Quarterback Brett Hundley
At 5-0, the No. 9 UCLA Bruins are nearing the midpoint of their season.
A monumental test will come this weekend in the form of the No. 13 Stanford Cardinal. The road affair will help to demonstrate just how good Jim Mora's bunch truly is.
As currently constituted, the team has played well. A majority of the units are performing at such a level that a possible BCS Bowl appearance isn't out of the realm of possibility.
Here are the midseason grades for UCLA's coaches and players.
Brett Hundley has had a solid start to the season.
He's thrown for 1,469 yards and 12 touchdowns through five games. The redshirt sophomore is also completing passes at a 68.1 percent clip.
Those numbers are very good from the surface level. However, Hundley still does need to develop in other areas.
His pocket awareness is improved from the standpoint that he's no longer taking unnecessary sacks.
As a redshirt freshman, he had been holding onto the ball for far too long in the pocket. Hundley has made some adjustments compared to in 2012. However, that's an area that he'll need to improve upon.
Hundley's vision isn't the greatest, nor is his accuracy on deep balls down the field vertically. There have been opportunities in every game where he has either overthrown or underthrown a wide open receiver.
With more maturity, he'll continue to get better at the aforementioned areas of concern.
The offensive line was a considerable concern heading into 2013.
Last year in 2012, Hundley was sacked an eye-popping 52 times. It was a miracle that the signal-caller didn't suffer an injury.
The young line is a year older, and improvement is apparent.
Left guard Xavier Su'a-Filo has continued to perform at an extremely high level. He's definitely headed towards an All-Conference season when it's all said and done.
The unit is No. 50 nationally in total rushing yards with a respectable 223.4 yards per contest. Pass protection is still somewhat of an issue. Hundley has been sacked 10 times on the season thus far.
UCLA took a blow with a season-ending injury to starting left tackle Torian White. As a result, right tackle Simon Goines was moved over to the left side. True freshman Caleb Benenoch has taken over the right tackle starting job.
Next to Benenoch is another true freshman, Alex Redmond. The Los Alamitos, Calif., product has really impressed with his physicality and nastiness.
It's not an ideal scenario to have two true freshmen starting on the offensive line.
However, it's a group that has improved from a season ago. Playing with consistency should be the mantra with regards to this unit.
The running back corps has been a pleasant surprise in 2013.
No one truly thought that the team would be able to replicate the success of Johnathan Franklin in 2012. This sentiment will in all likelihood hold true.
Regardless, Jordon James has been relatively productive this season.
He's rushed for 463 yards and five touchdowns on 74 carries. His 6.3 yards per carry average is considerably higher than it was a season ago. He's made a concerted effort to hit the hole hard and run up the field as opposed to dancing in the hole behind the line of scrimmage.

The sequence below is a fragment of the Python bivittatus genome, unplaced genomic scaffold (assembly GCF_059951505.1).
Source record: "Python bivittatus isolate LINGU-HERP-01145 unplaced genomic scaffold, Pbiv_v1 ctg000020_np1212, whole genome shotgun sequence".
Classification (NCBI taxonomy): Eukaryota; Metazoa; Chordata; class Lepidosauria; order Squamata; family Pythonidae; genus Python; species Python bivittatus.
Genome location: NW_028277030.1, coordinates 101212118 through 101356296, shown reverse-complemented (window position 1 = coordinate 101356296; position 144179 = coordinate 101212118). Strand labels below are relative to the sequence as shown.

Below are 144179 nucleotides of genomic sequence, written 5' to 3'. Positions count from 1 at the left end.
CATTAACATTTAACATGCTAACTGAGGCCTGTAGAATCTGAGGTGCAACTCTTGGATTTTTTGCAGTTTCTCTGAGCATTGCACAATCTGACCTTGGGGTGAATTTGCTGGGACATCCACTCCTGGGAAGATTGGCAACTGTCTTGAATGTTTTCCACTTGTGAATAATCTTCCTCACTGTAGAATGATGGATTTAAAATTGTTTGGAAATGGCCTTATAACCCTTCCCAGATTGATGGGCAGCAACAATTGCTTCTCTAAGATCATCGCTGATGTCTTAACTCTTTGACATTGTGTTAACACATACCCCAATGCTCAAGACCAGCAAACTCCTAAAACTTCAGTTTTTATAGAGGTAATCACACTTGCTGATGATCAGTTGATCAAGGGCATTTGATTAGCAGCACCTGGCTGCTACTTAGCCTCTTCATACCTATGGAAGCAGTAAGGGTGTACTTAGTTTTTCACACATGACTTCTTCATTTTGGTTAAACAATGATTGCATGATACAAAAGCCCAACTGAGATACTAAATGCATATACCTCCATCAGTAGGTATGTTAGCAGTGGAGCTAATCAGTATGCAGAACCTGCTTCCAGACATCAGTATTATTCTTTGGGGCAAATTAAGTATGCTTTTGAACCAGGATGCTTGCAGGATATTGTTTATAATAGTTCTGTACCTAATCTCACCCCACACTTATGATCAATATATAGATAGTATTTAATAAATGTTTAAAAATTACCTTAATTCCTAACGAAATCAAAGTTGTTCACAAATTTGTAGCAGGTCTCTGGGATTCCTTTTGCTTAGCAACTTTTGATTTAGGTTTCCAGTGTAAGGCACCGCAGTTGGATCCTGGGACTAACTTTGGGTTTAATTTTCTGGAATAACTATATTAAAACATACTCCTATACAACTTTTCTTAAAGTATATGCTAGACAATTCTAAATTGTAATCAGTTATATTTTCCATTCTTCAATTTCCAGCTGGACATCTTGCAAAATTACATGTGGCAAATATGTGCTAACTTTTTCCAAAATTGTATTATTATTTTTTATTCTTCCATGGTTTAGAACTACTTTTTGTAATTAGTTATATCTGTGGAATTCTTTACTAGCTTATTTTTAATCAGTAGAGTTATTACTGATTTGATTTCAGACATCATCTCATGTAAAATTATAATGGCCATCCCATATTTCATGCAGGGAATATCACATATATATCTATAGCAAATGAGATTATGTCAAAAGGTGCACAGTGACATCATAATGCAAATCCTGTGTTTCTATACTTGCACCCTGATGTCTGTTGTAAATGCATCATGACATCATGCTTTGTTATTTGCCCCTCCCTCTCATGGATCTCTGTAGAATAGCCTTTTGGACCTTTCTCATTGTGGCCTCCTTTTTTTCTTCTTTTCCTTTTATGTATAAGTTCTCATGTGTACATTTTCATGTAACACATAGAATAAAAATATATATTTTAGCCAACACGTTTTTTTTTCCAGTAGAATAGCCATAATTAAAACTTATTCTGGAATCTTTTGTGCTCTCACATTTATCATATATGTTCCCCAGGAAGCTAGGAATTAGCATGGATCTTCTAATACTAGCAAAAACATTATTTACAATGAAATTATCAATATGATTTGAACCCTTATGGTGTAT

Along with James, Paul Perkins, Steven Manfro, Malcolm Jones and Damien Thigpen make up a deep backfield rotation. The group is versatile in nature with all of them having the ability to catch passes out of the backfield. The swing passes that have become a staple in Noel Mazzone's offense are essentially extended handoffs.
James recently suffered an ankle injury, and his status for this weekend against Stanford is in doubt.
Expect both Perkins and Thigpen to get the majority of the carries should James be out for an extended period of time.
As Aristotle said, "the whole is greater than the sum of its parts."
This quote specifically applies to UCLA's backfield.
Hundley doesn't have a shortage of targets to throw to by any stretch of the imagination.
The starting corps of Shaq Evans, Jordan Payton and Devin Fuller has been very productive. The trio has combined for 55 catches, 778 yards receiving and seven touchdowns.
Fuller, in particular, has been devastating in the open field. His quickness and shiftiness makes him a nightmare to defend against in the slot.
Blocking has been an aspect that isn't usually highlighted. Evans and Payton are two of the best blocking wideouts in the conference. Each has been instrumental this season in springing long plays on screens or swing passes.
True freshman tight end Thomas Duarte only has seven catches on the season, but he appears to be emerging.
Against Cal this past Saturday, he had three catches for 76 yards and a touchdown. His athleticism makes him a potential mismatch against linebackers defending him in coverage. Expect his role to get bigger as the season progresses.
The wide receiver unit is highly productive. From UCLA's point of view, there isn't one guy that's defined as the top pass catcher of the bunch. Hundley spreads the ball around consistently, and it makes the team more dangerous as a result.
Here's a brief look at how prolific UCLA's offense has been through five games:
Total offense per game: 547.0 yards per game (No. 5 nationally)
Scoring offense: 45.8 points per game (No. 7 nationally)
It's hard not to give Noel Mazzone an "A" for his play-calling.